"It's a massive event, people from all over the world coming here. ...There are going to be certain threats," said David McIntosh, a PSI bodyguard. "Any Royal Marine commando can adapt and transfer our skills that we've got from Iraq, from working round the Horn of Africa doing the anti-piracy stuff, and also from doing celebrity protection in Leicester Square."
The Thames has already been in the limelight this year — starting with a flotilla of some 1,000 boats that marked the Queen Elizabeth II's Diamond Jubilee in June. But the river has always been the city's spine, the core around which its fortunes were built. It's the reason London became a maritime city, then a world city.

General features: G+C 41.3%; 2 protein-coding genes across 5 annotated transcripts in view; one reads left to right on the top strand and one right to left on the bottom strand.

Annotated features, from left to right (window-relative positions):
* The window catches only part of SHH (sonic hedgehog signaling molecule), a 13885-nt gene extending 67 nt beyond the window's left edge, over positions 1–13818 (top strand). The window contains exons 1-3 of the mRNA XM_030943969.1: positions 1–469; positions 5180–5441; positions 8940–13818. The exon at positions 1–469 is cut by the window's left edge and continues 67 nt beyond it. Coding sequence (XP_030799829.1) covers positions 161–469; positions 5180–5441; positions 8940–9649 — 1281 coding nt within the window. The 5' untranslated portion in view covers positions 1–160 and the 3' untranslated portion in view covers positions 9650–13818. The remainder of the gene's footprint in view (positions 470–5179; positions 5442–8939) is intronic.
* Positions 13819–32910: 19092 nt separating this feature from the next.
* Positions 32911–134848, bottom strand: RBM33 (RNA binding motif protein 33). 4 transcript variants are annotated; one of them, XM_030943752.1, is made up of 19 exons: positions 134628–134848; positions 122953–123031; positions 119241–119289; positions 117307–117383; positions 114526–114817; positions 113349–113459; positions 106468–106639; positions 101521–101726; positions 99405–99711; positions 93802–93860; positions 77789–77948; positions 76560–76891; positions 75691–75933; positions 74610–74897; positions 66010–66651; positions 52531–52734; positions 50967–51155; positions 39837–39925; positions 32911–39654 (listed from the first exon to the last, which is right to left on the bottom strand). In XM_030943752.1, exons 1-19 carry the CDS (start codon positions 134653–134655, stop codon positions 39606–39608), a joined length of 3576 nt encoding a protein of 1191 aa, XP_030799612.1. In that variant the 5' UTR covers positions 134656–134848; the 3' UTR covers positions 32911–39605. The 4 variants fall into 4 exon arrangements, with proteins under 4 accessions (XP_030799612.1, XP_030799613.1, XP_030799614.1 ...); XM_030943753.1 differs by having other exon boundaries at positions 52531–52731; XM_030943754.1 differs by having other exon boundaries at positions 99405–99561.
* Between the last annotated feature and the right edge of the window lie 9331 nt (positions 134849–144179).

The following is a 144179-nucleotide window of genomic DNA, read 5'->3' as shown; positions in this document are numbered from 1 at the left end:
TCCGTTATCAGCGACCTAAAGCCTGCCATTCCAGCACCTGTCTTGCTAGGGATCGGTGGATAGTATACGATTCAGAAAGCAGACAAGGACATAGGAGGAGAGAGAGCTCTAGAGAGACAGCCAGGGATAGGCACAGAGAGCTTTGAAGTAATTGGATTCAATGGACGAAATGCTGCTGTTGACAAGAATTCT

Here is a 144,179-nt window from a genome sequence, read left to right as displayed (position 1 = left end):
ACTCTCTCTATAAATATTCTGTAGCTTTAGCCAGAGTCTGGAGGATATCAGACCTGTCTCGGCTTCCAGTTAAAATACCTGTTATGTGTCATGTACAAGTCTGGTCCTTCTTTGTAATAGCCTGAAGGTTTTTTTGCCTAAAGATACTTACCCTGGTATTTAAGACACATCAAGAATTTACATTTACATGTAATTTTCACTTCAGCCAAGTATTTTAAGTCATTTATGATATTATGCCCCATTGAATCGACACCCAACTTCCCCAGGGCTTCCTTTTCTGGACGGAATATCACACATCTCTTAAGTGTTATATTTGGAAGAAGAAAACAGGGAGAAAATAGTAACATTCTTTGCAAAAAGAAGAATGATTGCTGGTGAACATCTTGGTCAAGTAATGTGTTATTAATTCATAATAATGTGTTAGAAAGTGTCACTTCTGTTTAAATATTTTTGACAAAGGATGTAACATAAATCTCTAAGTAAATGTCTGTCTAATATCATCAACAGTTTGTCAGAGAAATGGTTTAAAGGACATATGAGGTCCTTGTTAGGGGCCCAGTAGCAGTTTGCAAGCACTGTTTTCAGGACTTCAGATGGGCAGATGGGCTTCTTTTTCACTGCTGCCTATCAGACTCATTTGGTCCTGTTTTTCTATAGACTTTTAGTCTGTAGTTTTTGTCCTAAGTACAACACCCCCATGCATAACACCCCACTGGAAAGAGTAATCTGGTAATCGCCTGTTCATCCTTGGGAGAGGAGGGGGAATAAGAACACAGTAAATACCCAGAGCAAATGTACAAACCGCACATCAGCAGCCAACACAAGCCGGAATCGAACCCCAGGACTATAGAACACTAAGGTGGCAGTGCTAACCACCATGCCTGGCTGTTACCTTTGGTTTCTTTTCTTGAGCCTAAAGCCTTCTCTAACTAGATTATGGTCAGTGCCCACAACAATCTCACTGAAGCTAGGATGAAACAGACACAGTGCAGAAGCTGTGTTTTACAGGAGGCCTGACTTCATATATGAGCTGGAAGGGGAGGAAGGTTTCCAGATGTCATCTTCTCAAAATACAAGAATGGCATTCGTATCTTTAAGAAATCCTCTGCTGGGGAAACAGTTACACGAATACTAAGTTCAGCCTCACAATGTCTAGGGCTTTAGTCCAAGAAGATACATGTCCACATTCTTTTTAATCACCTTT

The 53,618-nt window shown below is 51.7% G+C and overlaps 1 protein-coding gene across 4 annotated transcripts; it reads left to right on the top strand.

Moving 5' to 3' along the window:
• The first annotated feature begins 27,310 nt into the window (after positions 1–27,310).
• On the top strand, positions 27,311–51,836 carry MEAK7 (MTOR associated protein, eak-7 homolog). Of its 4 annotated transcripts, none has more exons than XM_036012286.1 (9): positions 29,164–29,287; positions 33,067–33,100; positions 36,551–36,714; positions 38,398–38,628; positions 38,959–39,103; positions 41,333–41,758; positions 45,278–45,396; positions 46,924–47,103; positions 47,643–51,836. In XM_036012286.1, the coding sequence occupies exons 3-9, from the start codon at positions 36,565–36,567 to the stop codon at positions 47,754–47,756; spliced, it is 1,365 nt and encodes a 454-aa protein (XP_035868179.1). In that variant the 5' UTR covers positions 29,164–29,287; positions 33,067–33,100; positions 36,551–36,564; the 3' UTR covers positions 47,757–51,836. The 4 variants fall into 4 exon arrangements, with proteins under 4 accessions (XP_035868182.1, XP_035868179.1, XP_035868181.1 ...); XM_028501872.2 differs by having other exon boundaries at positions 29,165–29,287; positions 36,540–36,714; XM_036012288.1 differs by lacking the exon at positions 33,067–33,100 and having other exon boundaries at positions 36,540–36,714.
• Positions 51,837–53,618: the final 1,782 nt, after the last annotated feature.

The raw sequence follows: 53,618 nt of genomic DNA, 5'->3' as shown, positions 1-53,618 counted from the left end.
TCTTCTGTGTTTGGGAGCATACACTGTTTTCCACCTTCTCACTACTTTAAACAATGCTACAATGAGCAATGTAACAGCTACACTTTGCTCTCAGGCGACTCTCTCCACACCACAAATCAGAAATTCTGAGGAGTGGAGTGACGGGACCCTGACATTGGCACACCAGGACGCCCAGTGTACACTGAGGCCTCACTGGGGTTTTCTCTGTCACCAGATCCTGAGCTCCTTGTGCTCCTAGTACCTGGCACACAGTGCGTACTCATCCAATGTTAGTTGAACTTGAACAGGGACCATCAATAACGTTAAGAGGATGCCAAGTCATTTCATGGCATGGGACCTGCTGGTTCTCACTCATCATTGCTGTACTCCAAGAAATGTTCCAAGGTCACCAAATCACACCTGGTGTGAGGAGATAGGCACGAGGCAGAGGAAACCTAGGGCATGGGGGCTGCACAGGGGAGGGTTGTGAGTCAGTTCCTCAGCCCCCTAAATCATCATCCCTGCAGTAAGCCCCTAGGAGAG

The Thames connects great royal palaces like Windsor Castle and Hampton Court. It links seats of power like the Bank of England and the Houses of Parliament as it runs 215 miles (346 kilometers) east through London into the North Sea through the broad Thames Estuary.
It's the viewing platform to best see the city and its sights — the London Eye, the Cutty Sark clipper ship and Tower Bridge, which is at the moment adorned with a huge Olympic rings to honor the games that take place from July 27-Aug. 12.
In sporting terms, the river has long been a venue for trials of endurance, such as the annual race between rowing crews from Oxford and Cambridge universities and the Henley Royal Regatta that draws crews from all over the world.Page 2 of 5 | Prev Page | Next Page